The Department of Energy (DOE) is eyeing to come out with design and construction guidelines for the residential sector to push for energy efficient homes.
This is part of the agency’s continued efforts to advance the country’s energy efficiency and conservation agenda.
The agency will move from the energy intensive sectors then proceed to less energy intensive sectors in coming out with guidelines in line with the Energy Efficiency and Conservation Act of 2019, DOE-Energy Utilization and Management Bureau (EUMB) director Patrick Aquino said.
Last February, the DOE rolled out its policy providing the guidelines on the energy conserving design of buildings, to be updated every three years or earlier to take into consideration the rate of advancement in energy efficient technologies and practices.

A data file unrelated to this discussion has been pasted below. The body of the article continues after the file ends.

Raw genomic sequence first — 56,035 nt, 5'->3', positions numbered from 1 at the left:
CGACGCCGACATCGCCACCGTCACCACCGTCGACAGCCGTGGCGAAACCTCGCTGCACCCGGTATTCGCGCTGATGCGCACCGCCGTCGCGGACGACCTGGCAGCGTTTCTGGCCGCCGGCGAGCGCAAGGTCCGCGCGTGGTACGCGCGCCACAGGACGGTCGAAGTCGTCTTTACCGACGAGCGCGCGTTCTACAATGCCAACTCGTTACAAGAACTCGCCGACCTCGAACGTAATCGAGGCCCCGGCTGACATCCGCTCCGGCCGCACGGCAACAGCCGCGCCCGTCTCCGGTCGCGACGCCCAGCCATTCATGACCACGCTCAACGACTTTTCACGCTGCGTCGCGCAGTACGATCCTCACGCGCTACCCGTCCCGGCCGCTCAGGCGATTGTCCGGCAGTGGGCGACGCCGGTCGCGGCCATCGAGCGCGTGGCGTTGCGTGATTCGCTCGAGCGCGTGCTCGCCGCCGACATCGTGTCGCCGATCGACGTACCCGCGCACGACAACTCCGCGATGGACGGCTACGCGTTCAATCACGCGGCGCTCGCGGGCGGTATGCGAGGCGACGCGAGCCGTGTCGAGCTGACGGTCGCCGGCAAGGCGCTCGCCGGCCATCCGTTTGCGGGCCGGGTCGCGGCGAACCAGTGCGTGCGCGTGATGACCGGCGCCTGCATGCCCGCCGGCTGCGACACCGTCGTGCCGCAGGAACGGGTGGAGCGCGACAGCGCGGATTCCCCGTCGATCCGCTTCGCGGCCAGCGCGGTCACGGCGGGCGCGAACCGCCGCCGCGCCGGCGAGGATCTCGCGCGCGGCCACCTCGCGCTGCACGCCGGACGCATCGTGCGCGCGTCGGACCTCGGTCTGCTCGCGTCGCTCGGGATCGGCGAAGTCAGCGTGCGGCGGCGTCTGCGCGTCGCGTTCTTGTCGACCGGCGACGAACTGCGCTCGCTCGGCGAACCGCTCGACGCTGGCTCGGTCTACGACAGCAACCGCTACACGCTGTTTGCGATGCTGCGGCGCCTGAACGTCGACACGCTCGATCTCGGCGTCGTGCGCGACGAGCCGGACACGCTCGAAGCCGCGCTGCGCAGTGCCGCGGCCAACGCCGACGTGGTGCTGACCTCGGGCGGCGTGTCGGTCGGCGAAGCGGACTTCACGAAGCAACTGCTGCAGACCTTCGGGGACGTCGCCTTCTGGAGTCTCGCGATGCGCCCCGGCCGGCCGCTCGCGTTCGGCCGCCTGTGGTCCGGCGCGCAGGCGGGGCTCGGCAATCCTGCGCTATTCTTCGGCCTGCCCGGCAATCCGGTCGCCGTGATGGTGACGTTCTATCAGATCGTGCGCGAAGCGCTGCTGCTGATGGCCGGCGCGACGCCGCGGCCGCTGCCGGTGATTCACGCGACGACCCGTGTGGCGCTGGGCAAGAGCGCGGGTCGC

“There are initiatives and interventions that you can deploy at the residential level to make residential households or smaller sized facilities and establishments more energy efficient,” Aquino said.
These designs—which can be as simple as location and sizes of windows, color of the roof, etc.—can cut down energy use and consumption in the household.
“What we’re trying to communicate down the line is, we will be going into that direction because of the latest data trends we’re seeing. We will be going into the space of residential construction, actually pushing not only appliances, but also calling the attention of the public that you can choose energy efficient roofing, energy efficient windows. There are a lot of things to cut back on energy consumption,” Aquino said.
Currently, 47 percent of electricity consumption has come from the residential sector.
However, the household level energy efficiency guidelines are only directed at consumer products.